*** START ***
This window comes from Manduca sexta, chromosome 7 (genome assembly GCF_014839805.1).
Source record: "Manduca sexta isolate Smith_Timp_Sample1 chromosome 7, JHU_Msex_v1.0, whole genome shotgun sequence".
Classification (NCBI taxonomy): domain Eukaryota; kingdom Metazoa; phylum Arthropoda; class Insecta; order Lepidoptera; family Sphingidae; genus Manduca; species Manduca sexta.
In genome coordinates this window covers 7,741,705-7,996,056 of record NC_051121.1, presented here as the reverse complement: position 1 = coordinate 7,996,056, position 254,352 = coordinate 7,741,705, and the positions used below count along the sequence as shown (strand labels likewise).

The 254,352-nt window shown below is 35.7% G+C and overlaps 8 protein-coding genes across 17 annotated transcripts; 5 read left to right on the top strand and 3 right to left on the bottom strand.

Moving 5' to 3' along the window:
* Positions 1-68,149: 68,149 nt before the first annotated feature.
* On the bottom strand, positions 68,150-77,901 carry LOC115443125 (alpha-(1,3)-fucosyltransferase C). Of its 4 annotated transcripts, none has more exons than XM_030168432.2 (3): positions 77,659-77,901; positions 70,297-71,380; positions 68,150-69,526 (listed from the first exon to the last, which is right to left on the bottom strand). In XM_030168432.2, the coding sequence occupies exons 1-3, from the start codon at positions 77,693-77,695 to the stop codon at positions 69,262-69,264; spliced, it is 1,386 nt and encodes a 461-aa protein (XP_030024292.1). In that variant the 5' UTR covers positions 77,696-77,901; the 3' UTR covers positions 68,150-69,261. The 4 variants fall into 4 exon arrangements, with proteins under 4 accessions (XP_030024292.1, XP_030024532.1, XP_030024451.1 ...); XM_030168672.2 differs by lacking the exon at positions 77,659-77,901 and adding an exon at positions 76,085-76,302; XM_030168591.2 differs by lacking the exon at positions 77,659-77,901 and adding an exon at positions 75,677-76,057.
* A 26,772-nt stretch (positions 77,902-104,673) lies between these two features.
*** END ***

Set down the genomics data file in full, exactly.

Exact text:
This window comes from Manduca sexta, chromosome 7 (genome assembly GCF_014839805.1).
Source record: "Manduca sexta isolate Smith_Timp_Sample1 chromosome 7, JHU_Msex_v1.0, whole genome shotgun sequence".
Classification (NCBI taxonomy): domain Eukaryota; kingdom Metazoa; phylum Arthropoda; class Insecta; order Lepidoptera; family Sphingidae; genus Manduca; species Manduca sexta.
In genome coordinates this window covers 7,741,705-7,996,056 of record NC_051121.1, presented here as the reverse complement: position 1 = coordinate 7,996,056, position 254,352 = coordinate 7,741,705, and the positions used below count along the sequence as shown (strand labels likewise).

The 254,352-nt window shown below is 35.7% G+C and overlaps 8 protein-coding genes across 17 annotated transcripts; 5 read left to right on the top strand and 3 right to left on the bottom strand.

Moving 5' to 3' along the window:
* Positions 1-68,149: 68,149 nt before the first annotated feature.
* On the bottom strand, positions 68,150-77,901 carry LOC115443125 (alpha-(1,3)-fucosyltransferase C). Of its 4 annotated transcripts, none has more exons than XM_030168432.2 (3): positions 77,659-77,901; positions 70,297-71,380; positions 68,150-69,526 (listed from the first exon to the last, which is right to left on the bottom strand). In XM_030168432.2, the coding sequence occupies exons 1-3, from the start codon at positions 77,693-77,695 to the stop codon at positions 69,262-69,264; spliced, it is 1,386 nt and encodes a 461-aa protein (XP_030024292.1). In that variant the 5' UTR covers positions 77,696-77,901; the 3' UTR covers positions 68,150-69,261. The 4 variants fall into 4 exon arrangements, with proteins under 4 accessions (XP_030024292.1, XP_030024532.1, XP_030024451.1 ...); XM_030168672.2 differs by lacking the exon at positions 77,659-77,901 and adding an exon at positions 76,085-76,302; XM_030168591.2 differs by lacking the exon at positions 77,659-77,901 and adding an exon at positions 75,677-76,057.
* A 26,772-nt stretch (positions 77,902-104,673) lies between these two features.